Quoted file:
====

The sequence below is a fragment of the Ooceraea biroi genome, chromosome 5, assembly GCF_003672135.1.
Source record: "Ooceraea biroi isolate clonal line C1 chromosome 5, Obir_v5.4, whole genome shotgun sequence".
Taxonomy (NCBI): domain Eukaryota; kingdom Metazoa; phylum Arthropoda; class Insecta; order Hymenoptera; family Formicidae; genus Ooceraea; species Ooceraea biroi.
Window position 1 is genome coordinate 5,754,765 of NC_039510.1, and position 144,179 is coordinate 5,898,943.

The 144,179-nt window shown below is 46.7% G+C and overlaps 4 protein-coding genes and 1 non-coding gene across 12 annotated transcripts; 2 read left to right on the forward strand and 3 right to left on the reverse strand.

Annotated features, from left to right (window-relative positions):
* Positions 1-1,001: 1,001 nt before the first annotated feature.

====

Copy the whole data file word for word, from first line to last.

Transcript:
The sequence below is a fragment of the Ooceraea biroi genome, chromosome 5, assembly GCF_003672135.1.
Source record: "Ooceraea biroi isolate clonal line C1 chromosome 5, Obir_v5.4, whole genome shotgun sequence".
Taxonomy (NCBI): domain Eukaryota; kingdom Metazoa; phylum Arthropoda; class Insecta; order Hymenoptera; family Formicidae; genus Ooceraea; species Ooceraea biroi.
Window position 1 is genome coordinate 5,754,765 of NC_039510.1, and position 144,179 is coordinate 5,898,943.

The 144,179-nt window shown below is 46.7% G+C and overlaps 4 protein-coding genes and 1 non-coding gene across 12 annotated transcripts; 2 read left to right on the forward strand and 3 right to left on the reverse strand.

Annotated features, from left to right (window-relative positions):
* Positions 1-1,001: 1,001 nt before the first annotated feature.